It felt a bit like living in the Bizarro World watching Oregon coach Dan Lanning take crap for motivating his Ducks to crush media darling Colorado by preaching a message of chasing victories over clicks. Listening to Deion Sanders say that opposing programs want to beat him, not his team, was brain-breaking after watching that team get walloped up and down the field. There were significantly less segments and bold claims about the 3-1 Buffaloes on Monday, with the responsible ones pointing out that building up both lines will take some time and the shameless trying to create some sort of conspiracy where nefarious forces are teaming up to pick on poor ol' Sanders and a program that simply minds its own business.
Lanning, confronted by the latest musings by caricature stand-in Skip Bayless, provided a thoughtful two-minute answer about what happened leading up to last Saturday, what didn't happen, and how he feels about Colorado. It's pretty refreshing to hear someone right at the center of the whole circus provide some nuance and to give Sanders his flowers after giving him an L. It's sort of a time-capsule for future us to look back on to understand where things stood four games into the experiment and shouldn't, in a sane world, make anyone mad.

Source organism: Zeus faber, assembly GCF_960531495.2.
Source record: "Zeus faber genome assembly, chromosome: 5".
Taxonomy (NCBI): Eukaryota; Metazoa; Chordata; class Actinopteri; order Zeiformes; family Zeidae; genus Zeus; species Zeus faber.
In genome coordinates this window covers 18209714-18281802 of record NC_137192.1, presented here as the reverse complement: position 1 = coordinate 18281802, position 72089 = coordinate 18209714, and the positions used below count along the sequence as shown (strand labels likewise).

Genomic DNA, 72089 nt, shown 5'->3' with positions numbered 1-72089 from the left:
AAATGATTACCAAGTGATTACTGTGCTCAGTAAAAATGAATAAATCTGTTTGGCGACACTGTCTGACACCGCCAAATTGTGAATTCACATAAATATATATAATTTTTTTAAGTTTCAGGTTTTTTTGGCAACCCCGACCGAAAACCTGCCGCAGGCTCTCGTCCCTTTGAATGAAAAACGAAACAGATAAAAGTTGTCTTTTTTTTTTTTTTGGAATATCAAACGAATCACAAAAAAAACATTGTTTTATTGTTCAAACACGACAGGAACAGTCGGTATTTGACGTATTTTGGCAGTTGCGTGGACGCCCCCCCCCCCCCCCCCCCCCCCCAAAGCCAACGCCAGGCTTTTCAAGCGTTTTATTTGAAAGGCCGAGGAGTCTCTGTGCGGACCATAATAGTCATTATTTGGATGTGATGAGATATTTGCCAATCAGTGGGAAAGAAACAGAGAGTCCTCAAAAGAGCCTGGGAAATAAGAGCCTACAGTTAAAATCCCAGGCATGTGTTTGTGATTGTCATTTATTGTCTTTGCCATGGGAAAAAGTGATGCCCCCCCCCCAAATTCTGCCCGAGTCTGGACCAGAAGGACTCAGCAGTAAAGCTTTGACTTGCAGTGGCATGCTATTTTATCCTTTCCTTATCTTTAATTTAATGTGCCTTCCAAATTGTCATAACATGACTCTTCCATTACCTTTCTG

More salaciously, Oregon also released a cinematic recap of the 42-6 drubbing and it is not kind to the opposing Colorado players, who talked a tremendous amount of shit before the game they failed to back up. Chief among them is Shilo Sanders, the Colorado coach's son, who vowed to kick Lanning's ass and anyone else's ass who stood in his way.
Look, on one hand, this is the most basic thing in the world. Across sports, everyone says stuff before the heat of battle and the more incendiary and provocative, then the more pressure there is to back it up. A college football team getting hyped then housed happens all the time and it's part of the thing that makes the sport great. Coach Prime wants the target on his back and his team's back. Sides that matter can either be heroes and villains and what's special about this situation is that Colorado appears capable of being the rarest of rare — a program that can be both.
The further the conversation drifts from the clear facts (a side came in with its chest out and got it caved in), the less fun the discourse becomes. A simple first step would be for us all to listen to Lanning's words and accept that there are no victims from what happened Saturday.